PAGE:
Why the ‘statewide IRA’ could be a way to lessen the racial retirement gap

Ben Werschkul
·DC Producer
·5 mins read

A key aspect of the racial wealth gap is the gap in access to retirement accounts.

Far fewer workers of color can put money away through an employer-sponsored account compared to their white counterparts. This stems in large part from the fact that many Black and Hispanic workers are often in lower-paying jobs that don’t offer a retirement plan.

According to Federal Reserve data, 36% of working Black households have no money saved for retirement. The figure for Hispanics is 39%. Only 21% of white households are in the same situation.

The differences add up over decades. White families have about six times as much saved compared to Black and Hispanic families.

“The reality is for many Black retirees, Social Security becomes their main source of income in retirement,” says J. Michael Collins, the director of Wisconsin’s Center for Financial Security. “That's not really enough.”

Getty Images
Getty Images

One oft-cited way to address the problem is increased access to 401(k)s. Another step in the right direction could be the relatively new programs being implemented in a few states to offer automatic retirement savings options to workers whose employers don’t offer one.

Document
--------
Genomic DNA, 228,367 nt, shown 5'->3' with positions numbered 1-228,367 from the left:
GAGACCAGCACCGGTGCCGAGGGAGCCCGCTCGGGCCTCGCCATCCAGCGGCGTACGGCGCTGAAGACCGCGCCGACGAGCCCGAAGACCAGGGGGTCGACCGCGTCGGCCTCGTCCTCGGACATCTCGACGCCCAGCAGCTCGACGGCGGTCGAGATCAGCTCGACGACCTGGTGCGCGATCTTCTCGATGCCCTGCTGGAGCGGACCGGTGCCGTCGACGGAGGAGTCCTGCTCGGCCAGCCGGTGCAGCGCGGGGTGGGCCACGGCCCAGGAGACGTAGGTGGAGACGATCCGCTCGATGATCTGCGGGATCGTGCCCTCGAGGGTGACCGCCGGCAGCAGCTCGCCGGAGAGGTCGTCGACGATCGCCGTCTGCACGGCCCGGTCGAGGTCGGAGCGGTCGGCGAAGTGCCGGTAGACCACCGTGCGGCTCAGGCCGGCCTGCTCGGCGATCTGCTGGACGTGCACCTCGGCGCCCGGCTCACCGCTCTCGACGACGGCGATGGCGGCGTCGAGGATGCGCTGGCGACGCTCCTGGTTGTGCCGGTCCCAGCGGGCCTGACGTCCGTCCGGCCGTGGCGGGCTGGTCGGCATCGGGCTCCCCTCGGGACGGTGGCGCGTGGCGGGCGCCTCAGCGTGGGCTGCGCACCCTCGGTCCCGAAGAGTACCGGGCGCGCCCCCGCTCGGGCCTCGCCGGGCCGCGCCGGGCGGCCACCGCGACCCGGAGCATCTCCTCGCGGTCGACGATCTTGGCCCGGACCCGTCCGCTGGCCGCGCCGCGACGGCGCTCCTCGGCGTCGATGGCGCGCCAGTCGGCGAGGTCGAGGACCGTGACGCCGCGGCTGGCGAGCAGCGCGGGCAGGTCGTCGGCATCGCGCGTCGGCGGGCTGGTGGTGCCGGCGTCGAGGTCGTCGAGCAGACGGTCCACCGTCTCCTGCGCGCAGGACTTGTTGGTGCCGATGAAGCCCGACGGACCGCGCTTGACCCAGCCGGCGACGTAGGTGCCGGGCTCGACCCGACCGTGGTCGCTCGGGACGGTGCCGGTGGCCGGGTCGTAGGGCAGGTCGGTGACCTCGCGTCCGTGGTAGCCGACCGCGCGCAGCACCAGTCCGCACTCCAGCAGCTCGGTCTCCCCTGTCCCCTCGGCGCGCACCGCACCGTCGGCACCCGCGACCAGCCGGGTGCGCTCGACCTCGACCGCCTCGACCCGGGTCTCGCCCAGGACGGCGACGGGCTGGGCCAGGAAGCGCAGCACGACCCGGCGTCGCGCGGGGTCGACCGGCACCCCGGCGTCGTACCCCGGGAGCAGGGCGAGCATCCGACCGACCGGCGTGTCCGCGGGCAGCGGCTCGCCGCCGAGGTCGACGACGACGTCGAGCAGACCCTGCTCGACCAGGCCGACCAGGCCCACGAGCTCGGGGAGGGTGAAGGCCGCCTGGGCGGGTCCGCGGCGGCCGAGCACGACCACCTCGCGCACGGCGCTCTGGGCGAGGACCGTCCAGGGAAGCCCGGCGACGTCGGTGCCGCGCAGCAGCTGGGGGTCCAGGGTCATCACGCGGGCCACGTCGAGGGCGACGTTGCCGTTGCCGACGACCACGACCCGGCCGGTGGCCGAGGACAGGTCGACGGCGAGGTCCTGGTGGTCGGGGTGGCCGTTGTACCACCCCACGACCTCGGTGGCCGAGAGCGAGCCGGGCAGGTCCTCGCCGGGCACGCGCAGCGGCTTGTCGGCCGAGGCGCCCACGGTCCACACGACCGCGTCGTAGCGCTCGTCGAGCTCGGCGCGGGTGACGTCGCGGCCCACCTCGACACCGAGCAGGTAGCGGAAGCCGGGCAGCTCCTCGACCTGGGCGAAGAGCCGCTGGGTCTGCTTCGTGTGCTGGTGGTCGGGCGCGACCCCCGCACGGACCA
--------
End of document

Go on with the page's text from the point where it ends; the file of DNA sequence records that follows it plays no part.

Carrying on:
“The way that you build significant retirement savings is to invest over decades,” says David John, a senior advisor at the AARP, noting that many states are “still at the starting stage, but in the long run, the state programs are likely to have a major impact on the ability of people of color to save.”

The ‘statewide IRA’

California, Illinois, Oregon, and – just this month – Colorado have programs in place requiring employers above a certain size that don’t offer their own retirement plans to enroll in a government program that allows their employees to begin automatically putting some of their paycheck away.

“The data and science show this approach will increase the number of savers early in their careers, and they will be better prepared for retirement,” Colorado Gov. Jared Polis reportedly said this week upon signing the new program into law.

“That's going to help,” says Collins of the new Colorado plan. He appeared as part of Yahoo Finance’s ongoing partnership with the Funding our Future campaign, a group of organizations advocating for increased retirement security for Americans.

WHEAT RIDGE, COLORADO - MAY 18: Colorado Governor holds a press conference outside of STRIDE Community Health Center on May 18, 2020 in Wheat Ridge, Colorado.   Polis provided an update on the state's response to Covid-19.  The Governor said that the state now has enough tests for everyone who needs one to get one. As well he said a side effect from the Covid-19 social distancing and mask wearing is that the flu has been much less prevalent than in normal years. (Photo by Helen H. Richardson/MediaNews Group/The Denver Post via Getty Images)
Colorado Governor Jared Polis - shown in May - signed implementation of the Colorado Secured Savings Program into law on July 14. (Helen H. Richardson/MediaNews Group/The Denver Post via Getty Images)